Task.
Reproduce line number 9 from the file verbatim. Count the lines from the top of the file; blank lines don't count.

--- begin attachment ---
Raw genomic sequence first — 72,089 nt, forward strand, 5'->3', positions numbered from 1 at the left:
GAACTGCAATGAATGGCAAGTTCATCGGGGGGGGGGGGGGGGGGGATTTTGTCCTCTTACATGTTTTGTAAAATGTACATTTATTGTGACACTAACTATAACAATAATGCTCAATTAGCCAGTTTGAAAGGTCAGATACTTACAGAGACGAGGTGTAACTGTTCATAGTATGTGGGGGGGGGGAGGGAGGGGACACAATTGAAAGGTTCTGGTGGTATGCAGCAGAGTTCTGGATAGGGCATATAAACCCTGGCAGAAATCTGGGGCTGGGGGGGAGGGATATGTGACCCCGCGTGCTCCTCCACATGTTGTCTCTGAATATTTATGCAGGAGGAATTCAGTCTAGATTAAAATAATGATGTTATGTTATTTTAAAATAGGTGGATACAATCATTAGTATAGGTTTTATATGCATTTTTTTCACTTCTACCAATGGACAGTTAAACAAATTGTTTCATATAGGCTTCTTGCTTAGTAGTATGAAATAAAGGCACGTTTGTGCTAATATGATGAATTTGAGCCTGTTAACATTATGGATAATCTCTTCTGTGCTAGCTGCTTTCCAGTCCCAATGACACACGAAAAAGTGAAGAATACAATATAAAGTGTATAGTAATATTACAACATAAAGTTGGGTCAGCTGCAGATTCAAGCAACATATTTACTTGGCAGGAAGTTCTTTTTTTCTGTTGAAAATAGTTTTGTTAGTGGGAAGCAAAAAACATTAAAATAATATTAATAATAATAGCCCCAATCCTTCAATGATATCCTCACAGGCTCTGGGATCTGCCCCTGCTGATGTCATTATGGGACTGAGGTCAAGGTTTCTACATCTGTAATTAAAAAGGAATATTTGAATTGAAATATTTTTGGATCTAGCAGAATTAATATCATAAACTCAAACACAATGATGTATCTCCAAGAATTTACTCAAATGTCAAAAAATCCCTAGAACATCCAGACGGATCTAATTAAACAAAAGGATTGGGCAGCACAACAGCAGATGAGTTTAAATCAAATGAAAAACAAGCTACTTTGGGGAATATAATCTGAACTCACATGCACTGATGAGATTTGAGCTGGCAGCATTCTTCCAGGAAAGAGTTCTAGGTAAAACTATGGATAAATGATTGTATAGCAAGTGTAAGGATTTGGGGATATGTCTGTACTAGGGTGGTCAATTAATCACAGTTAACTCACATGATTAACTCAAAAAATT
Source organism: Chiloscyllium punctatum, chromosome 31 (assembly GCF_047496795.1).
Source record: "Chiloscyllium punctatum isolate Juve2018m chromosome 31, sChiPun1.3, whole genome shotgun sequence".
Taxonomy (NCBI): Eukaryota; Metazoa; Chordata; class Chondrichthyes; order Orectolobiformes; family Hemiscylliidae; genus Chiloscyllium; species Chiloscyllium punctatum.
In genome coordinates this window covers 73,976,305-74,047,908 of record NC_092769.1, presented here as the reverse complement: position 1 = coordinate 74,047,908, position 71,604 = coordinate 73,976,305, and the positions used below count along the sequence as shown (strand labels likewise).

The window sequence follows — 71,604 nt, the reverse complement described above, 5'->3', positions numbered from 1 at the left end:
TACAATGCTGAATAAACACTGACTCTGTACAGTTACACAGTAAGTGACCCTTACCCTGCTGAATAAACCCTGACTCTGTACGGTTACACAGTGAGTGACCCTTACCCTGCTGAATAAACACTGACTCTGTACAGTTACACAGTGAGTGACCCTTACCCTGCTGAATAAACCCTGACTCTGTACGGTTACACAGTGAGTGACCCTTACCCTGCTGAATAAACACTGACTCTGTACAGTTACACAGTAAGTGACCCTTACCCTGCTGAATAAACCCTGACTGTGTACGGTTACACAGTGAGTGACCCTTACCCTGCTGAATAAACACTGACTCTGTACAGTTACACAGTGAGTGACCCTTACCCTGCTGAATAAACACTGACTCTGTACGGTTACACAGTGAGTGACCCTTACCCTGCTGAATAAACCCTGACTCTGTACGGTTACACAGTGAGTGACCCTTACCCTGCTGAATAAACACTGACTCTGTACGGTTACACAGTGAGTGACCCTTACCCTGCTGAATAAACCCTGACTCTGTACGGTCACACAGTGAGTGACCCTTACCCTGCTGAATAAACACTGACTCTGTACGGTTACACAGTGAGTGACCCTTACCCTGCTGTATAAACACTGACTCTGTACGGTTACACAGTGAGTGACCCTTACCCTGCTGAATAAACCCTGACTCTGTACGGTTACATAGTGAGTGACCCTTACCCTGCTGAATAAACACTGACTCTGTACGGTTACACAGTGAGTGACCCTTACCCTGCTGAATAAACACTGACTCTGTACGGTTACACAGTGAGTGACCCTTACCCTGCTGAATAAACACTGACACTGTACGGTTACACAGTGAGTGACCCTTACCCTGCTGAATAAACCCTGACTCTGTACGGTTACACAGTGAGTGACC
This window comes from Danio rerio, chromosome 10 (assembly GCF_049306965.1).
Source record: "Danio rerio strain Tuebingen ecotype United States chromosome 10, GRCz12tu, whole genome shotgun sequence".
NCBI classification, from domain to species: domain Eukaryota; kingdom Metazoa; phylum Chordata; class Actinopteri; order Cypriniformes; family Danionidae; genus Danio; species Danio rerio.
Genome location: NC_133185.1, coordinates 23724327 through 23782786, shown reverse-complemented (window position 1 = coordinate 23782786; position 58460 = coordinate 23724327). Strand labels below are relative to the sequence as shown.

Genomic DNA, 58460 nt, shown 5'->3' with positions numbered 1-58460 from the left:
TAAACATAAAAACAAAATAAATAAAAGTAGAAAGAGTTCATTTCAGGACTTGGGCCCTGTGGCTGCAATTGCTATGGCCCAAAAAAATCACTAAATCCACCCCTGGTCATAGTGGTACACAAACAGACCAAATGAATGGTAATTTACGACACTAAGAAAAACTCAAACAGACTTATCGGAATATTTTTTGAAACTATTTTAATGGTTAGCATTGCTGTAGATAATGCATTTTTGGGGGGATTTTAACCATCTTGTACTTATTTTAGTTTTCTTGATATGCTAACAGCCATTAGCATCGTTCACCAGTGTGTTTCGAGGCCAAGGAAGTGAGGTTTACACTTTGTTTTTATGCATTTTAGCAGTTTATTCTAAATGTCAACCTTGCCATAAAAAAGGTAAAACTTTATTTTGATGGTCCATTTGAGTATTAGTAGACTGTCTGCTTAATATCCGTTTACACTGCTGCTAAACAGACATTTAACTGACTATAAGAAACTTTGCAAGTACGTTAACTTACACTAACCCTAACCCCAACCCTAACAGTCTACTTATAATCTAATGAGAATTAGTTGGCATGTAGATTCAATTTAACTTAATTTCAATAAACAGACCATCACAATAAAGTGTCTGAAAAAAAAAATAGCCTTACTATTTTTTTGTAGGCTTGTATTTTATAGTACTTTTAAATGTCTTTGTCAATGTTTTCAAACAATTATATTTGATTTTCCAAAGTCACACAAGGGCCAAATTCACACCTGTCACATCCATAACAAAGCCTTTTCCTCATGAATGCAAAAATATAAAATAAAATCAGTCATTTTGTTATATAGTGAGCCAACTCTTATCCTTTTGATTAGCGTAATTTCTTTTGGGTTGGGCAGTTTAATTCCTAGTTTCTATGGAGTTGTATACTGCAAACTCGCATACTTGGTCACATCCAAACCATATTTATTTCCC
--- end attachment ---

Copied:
This window comes from Danio rerio, chromosome 10 (assembly GCF_049306965.1).